Then the other end of the battery pack and the remaining wire would meet up, one wire on each end of a (guessing on sizes but) 1" by 10" by (however thick a jigsaw puzzle piece is) deep. Then when all puzzle pieces are fitted in, the connection would complete and open the lock.
 

MrChips

Joined Oct 2, 2009
21,073
Have any number of wheels in any pattern, straight line, circle, square, etc.
On the wheels you can have numbers, letters, pictures, whatever you choose.
The wheels must be all turned to a certain position before the solenoid can be activated.
For example, letters may spell out a word, a number could be the correct answer to a multiple choice question, a picture could be to match a certain animal, or the photo of a famous person's face, a building, monument or work of art.
 

jpanhalt

Joined Jan 18, 2008
9,378
Then the other end of the battery pack and the remaining wire would meet up, one wire on each end of a (guessing on sizes but) 1" by 10" by (however thick a jigsaw puzzle piece is) deep. Then when all puzzle pieces are fitted in, the connection would complete and open the lock.
In my description, the part of the circuit that would be missing could be a single wire, e.g., a wire necessary to make a connection to the battery. In other words, view each pair of connectors as a short. When all the shorts are properly mated and not before, power is restored.

There are connectors that are not plug and socket and are reliable. Think of "pogo pins" (that's what they are called), which are spring-loaded contacts. My concern was that without some sort of spring loading, of which a plug and socket is just one type, your electrical contact may not be reliable. That is, you would have the risk of someone getting the puzzle put together properly and still not working.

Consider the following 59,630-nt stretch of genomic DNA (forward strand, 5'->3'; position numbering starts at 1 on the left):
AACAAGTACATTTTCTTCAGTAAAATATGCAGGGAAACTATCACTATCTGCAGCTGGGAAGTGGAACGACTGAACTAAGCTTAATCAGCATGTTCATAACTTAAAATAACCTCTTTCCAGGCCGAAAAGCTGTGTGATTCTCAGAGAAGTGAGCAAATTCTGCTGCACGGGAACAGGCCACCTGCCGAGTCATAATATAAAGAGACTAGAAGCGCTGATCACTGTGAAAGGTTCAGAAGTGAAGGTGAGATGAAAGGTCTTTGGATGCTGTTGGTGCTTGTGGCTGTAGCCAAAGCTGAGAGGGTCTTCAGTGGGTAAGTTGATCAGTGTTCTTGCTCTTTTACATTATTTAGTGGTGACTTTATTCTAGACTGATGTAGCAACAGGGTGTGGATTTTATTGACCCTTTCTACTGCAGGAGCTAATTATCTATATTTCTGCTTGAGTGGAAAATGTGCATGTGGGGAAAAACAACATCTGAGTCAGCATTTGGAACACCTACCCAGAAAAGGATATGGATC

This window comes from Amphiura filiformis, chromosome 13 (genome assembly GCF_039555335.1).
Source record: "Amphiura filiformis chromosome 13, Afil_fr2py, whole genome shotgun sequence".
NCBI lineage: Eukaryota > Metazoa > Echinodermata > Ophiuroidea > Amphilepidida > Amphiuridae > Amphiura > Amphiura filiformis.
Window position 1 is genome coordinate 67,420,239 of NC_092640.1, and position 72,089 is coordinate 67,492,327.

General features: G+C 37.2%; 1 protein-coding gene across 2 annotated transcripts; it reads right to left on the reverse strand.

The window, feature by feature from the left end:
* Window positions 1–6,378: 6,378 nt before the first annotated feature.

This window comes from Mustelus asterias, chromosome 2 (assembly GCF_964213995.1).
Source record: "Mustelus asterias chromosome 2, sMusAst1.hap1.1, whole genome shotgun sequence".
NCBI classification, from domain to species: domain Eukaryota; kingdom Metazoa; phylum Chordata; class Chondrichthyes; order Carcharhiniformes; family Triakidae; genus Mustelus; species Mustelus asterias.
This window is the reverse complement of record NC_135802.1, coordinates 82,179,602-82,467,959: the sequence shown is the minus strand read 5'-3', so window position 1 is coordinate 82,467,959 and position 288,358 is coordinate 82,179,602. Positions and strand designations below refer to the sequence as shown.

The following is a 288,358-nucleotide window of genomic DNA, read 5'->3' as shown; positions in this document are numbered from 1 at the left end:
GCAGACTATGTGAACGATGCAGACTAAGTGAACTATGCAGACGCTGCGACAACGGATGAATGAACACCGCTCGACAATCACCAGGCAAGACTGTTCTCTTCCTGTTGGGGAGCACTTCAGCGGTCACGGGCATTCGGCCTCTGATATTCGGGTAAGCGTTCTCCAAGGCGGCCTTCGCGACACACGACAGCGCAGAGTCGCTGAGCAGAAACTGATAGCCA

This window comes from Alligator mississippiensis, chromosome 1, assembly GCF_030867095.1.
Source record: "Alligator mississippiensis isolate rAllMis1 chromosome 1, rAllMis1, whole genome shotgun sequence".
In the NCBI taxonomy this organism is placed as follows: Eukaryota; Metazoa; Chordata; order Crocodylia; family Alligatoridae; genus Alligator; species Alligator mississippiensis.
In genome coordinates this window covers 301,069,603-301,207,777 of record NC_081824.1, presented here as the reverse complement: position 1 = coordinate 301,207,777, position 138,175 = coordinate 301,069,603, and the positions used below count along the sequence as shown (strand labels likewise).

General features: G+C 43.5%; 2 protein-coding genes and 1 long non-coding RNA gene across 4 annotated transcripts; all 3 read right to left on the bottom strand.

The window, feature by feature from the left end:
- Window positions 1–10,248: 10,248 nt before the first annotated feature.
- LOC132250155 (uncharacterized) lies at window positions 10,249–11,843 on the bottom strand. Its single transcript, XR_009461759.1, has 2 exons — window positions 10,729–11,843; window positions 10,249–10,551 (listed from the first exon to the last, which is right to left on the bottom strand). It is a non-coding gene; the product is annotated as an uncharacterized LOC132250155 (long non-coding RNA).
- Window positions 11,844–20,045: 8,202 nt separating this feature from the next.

There are also magnetically activated switches. Thus, it wouldn't be plug and socket, but magnet and switch. A magnet and piece of steel would also work, but I think you need to incorporate a good electrical connection in the presence of relatively poor physical alignment. I would call that "springiness."
 

BobTPH

Joined Jun 5, 2013
2,387
If the puzzle only makes contact between two points to open the box, one could cheat by using a piece of wire. Is the box to be monitored to prevent that? Is not, there are many ways to overcome this with a more complicated circuit.

Bob
 

Tonyr1084

Joined Sep 24, 2015
4,509
I have some magnets that are for holding a cabinet door closed. You could use something like that to connect pieces together. Have your competitors construct the key that unlocks the final box. But the puzzle pieces you describe (if I get you correctly) aren't going to make good contact. The only other solution I could think of is to have a puzzle board where you put the pieces in their correct location to complete a circuit. The connectors would have to be all the same on all the pieces but only certain pins in the correct orientation would actually complete the key. Assemble it wrong and the treasure will not open.